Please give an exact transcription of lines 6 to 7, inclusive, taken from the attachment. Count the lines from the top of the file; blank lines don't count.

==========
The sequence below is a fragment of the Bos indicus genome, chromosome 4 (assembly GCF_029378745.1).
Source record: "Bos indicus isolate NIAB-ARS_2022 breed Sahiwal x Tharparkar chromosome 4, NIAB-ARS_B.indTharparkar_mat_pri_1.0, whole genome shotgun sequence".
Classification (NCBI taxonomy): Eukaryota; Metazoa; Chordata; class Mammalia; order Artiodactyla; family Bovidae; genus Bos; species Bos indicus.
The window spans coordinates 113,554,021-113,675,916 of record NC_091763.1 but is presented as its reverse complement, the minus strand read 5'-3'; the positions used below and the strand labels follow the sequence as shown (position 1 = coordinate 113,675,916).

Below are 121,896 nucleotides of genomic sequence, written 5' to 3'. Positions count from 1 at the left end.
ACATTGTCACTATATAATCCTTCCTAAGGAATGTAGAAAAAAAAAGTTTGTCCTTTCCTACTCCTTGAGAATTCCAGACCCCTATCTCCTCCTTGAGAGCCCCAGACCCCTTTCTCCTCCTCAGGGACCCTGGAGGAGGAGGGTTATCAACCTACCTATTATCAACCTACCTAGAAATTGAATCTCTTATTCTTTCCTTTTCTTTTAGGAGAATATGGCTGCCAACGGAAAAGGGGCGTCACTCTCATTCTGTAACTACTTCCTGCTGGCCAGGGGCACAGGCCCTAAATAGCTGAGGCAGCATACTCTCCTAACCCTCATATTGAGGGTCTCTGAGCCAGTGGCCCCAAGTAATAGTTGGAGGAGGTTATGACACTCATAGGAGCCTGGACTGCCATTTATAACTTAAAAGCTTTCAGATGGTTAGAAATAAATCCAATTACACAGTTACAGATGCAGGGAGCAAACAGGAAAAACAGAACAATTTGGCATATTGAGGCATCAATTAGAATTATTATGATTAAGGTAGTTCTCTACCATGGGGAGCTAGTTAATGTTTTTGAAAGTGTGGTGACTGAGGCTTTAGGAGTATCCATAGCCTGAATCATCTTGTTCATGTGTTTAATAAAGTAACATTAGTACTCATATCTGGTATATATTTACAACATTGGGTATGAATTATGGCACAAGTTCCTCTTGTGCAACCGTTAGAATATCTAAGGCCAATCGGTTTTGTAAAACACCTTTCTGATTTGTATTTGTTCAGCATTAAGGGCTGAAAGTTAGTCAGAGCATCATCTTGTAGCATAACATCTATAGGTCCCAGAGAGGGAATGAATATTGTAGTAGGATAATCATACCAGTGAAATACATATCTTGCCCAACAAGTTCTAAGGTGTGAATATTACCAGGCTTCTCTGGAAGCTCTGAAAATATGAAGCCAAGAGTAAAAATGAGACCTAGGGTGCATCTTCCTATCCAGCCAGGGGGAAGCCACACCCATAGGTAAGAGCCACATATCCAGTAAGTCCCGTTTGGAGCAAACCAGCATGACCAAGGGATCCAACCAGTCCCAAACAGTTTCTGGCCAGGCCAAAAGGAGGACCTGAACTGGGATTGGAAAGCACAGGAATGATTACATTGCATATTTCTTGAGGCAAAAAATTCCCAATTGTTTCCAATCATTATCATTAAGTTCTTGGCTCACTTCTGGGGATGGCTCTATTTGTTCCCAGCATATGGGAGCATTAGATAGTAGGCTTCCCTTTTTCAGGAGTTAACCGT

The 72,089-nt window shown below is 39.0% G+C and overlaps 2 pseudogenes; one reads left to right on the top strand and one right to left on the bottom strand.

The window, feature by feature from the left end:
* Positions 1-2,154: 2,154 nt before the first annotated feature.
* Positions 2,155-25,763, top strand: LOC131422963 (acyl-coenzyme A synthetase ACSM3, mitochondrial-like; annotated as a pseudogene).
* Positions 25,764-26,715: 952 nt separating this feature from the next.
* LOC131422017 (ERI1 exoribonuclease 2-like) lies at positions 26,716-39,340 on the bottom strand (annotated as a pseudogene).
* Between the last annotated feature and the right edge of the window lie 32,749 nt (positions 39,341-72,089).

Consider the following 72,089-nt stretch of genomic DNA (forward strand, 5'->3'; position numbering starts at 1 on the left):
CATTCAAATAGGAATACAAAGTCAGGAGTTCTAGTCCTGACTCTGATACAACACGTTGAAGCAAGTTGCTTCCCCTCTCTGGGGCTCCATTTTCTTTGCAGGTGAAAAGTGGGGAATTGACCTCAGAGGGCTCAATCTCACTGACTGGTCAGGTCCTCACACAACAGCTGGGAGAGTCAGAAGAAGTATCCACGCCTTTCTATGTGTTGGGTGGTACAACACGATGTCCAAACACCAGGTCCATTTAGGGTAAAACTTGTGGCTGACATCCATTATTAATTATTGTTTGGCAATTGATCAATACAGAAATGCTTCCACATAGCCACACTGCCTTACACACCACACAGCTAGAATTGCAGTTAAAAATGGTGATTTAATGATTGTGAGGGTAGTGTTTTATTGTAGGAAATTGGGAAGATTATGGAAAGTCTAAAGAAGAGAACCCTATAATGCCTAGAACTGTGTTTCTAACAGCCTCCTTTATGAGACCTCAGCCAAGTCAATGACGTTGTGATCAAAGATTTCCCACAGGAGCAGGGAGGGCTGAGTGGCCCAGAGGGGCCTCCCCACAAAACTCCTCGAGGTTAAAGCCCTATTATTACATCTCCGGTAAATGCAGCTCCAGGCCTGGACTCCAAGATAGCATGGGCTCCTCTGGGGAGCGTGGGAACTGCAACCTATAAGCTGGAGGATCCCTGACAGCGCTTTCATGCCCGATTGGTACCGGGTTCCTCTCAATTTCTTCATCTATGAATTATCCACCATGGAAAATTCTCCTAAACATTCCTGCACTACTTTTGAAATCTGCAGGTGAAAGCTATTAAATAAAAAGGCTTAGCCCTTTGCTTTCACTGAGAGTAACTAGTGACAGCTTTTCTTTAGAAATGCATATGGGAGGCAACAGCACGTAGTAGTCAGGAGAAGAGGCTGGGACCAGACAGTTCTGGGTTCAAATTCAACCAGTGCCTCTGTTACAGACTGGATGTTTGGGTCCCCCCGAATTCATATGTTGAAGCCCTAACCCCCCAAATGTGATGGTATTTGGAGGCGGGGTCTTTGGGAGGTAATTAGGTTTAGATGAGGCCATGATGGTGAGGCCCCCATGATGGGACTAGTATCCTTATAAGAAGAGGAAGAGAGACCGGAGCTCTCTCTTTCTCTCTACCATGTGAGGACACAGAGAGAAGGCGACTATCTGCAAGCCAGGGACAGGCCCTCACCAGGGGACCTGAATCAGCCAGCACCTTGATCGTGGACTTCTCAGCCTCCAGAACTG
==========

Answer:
ACATTGTCACTATATAATCCTTCCTAAGGAATGTAGAAAAAAAAAGTTTGTCCTTTCCTACTCCTTGAGAATTCCAGACCCCTATCTCCTCCTTGAGAGCCCCAGACCCCTTTCTCCTCCTCAGGGACCCTGGAGGAGGAGGGTTATCAACCTACCTATTATCAACCTACCTAGAAATTGAATCTCTTATTCTTTCCTTTTCTTTTAGGAGAATATGGCTGCCAACGGAAAAGGGGCGTCACTCTCATTCTGTAACTACTTCCTGCTGGCCAGGGGCACAGGCCCTAAATAGCTGAGGCAGCATACTCTCCTAACCCTCATATTGAGGGTCTCTGAGCCAGTGGCCCCAAGTAATAGTTGGAGGAGGTTATGACACTCATAGGAGCCTGGACTGCCATTTATAACTTAAAAGCTTTCAGATGGTTAGAAATAAATCCAATTACACAGTTACAGATGCAGGGAGCAAACAGGAAAAACAGAACAATTTGGCATATTGAGGCATCAATTAGAATTATTATGATTAAGGTAGTTCTCTACCATGGGGAGCTAGTTAATGTTTTTGAAAGTGTGGTGACTGAGGCTTTAGGAGTATCCATAGCCTGAATCATCTTGTTCATGTGTTTAATAAAGTAACATTAGTACTCATATCTGGTATATATTTACAACATTGGGTATGAATTATGGCACAAGTTCCTCTTGTGCAACCGTTAGAATATCTAAGGCCAATCGGTTTTGTAAAACACCTTTCTGATTTGTATTTGTTCAGCATTAAGGGCTGAAAGTTAGTCAGAGCATCATCTTGTAGCATAACATCTATAGGTCCCAGAGAGGGAATGAATATTGTAGTAGGATAATCATACCAGTGAAATACATATCTTGCCCAACAAGTTCTAAGGTGTGAATATTACCAGGCTTCTCTGGAAGCTCTGAAAATATGAAGCCAAGAGTAAAAATGAGACCTAGGGTGCATCTTCCTATCCAGCCAGGGGGAAGCCACACCCATAGGTAAGAGCCACATATCCAGTAAGTCCCGTTTGGAGCAAACCAGCATGACCAAGGGATCCAACCAGTCCCAAACAGTTTCTGGCCAGGCCAAAAGGAGGACCTGAACTGGGATTGGAAAGCACAGGAATGATTACATTGCATATTTCTTGAGGCAAAAAATTCCCAATTGTTTCCAATCATTATCATTAAGTTCTTGGCTCACTTCTGGGGATGGCTCTATTTGTTCCCAGCATATGGGAGCATTAGATAGTAGGCTTCCCTTTTTCAGGAGTTAACCGT

The 72,089-nt window shown below is 39.0% G+C and overlaps 2 pseudogenes; one reads left to right on the top strand and one right to left on the bottom strand.